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William Blake: The Painter as Poet. An Exhibition Commemorating the 150th Anniversary of the Artist’s Death. March 19-May 29, 1977. Catalog by Donald A. Wolf, Tom Dargan, & Erica Doctorow. Garden City, NY: Library Gallery, Adelphi University, 1977. 24 pp., 9 pls. (1 in color). $1.50.

As part of a University Blake Festival commemorating the 150th anniversary of the artist’s death, the exhibition William Blake: The Painter as Poet was held at the Swirbul Library Gallery, Adelphi University, Garden City, NY, from 19 March to 29 May. Donald A. Wolf, Chairman of Adelphi’s Department of English, Erica Doctorow, Head of the Fine Arts Library, and Tom Dargan, consultant from State University of New York, Stony Brook, organized the exhibition and wrote the accompanying illustrated catalogue. The catalogue is essentially a word-for-word record of the exhibition labels and other posted explanatory material, and I shall refer below either to labels or to catalogue entries depending upon the context. Either of the two designations may be assumed to describe both. The exhibition consisted of 41 objects—15 original Blake works borrowed from various collections as listed below, supplemented by facsimile items mainly drawn from the Swirbul Library’s Leipniker Blake Collection with loans from the Hofstra University Library and Lessing J. Rosenwald.

The exhibition was housed in an entrance gallery space with standing cases along ore wall and table cases along a second. It was directed to the broad university audience, possibly serving as an introductory Blake experience for many. The cases were begin page 111 | back to top

tightly filled but the installation was handsome; the works were placed upon felt and velvet of a brown-orange color similar to that used by Blake in surface printing, for example Songs of Innocence and of Experience, Copy V or Visions of the Daughters of Albion, Copy F.11 This color was used for the catalogue cover-stock, text, and illustrations as well as for printed material related to the other Blake Festival events—clearly an effort to visually emphasize for the public the relationship among the several activities. For the catalogue illustrations, the color is sympathetic to reproduction of Blake’s relief printed works, but the engravings and the drawing do suffer. Magnifying lenses permitted a clearer view of particular objects and the volumes rested on plexiglas cradles. Unfortunately, labels occasionally were placed so that a novice viewer might easily have been confused about which labels referred to which objects.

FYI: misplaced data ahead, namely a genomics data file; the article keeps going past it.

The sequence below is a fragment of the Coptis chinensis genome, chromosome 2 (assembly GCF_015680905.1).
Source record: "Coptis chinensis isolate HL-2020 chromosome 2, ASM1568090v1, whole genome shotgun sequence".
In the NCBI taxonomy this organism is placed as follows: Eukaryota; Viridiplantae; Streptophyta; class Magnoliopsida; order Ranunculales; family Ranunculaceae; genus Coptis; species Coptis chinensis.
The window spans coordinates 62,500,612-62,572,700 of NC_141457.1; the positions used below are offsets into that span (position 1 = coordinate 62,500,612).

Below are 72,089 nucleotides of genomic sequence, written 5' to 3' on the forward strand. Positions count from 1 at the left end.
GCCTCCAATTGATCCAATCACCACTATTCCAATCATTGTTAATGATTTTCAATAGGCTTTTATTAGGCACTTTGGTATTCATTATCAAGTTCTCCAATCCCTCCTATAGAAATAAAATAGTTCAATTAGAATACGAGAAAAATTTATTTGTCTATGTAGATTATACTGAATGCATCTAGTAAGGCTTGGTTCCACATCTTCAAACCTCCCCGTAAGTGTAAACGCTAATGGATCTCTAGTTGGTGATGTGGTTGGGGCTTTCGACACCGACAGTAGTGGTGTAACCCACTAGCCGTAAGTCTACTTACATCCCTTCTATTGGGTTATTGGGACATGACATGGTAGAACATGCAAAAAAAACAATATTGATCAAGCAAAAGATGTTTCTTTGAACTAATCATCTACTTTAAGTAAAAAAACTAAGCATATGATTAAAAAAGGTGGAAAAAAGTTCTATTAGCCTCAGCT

According to the catalogue introduction, the exhibition (which was inclusive enough to indicate the rich texture of Blake’s oeuvre and the complexity of his mythology) “focuses on the ways in which art and poetry contribute to the totality of his vision; and in doing so it explores a central theme, the contraries of innocence and experience in his work.” The introduction then provides Northrop Frye’s explanation of Blake’s contrary states of innocence and experience.22 Northrop Frye, ed., Selected Poetry and Prose of [William] Blake (New York: Random House, 1953), pp. xxv-xxvii. Lacking in both the catalogue introduction and the accumulated catalogue entries was a broad statement explaining the relationships between the particular exhibited works in the context of Blake’s contraries of innocence and experience. Also, given that the exhibition was directed to a non-specialist audience, it would have been helpful if some explanation of Blake’s total system (of which this pair of contraries was a part) had been offered in the descriptive material. For the books, a paragraph summarizing the essential bibliographical information and more importantly the content or themes of volumes, followed by brief explanatory labels for each plate, would have helped make the exhibition easier to grasp than the repetitive (especially with the bibliographical material), somewhat fragmented labels that were provided.33 Summaries and explanatory material were inconsistent in quantity and quality. For example, no overall picture was presented for The Book of Thel, or The Marriage of Heaven and Hell, while for The Song of Los, one was. In this regard, it is difficult to accept as explanation that “Visions is a feminist tragedy and something of a puzzle” (cat. 20). Interpretive entries at times lacked clarity. In some instances this results from the fragmentary presentation. For example, cat. 25 by implication refers back to cat. 24 in contrasting two “perspective(s)” on Urizen. Some entries are internally confusing, as in cat. 30, where in a description of plate 2 from Jerusalem, Milton is quoted without indicating the source. The entry is further unclear as to what a “labor hymn” is and whether the phrase refers to Jerusalem, the work being described, or Milton, the work being quoted. Facts, too, sometimes require clarification. In cat. 38, while the inscription on plate 1 of Illustrations of the Book of Job may indeed be read as “1828,” one presumes this is an error for 1825. As this review is to be of both the exhibition and the catalogue (unpublished labels are not the same as a published catalogue, even if the material is identical), I feel obligated to make one initial distinction—the selection of objects (the exhibition) was much richer than the explanatory material (the catalogue), which was more spirited than informative.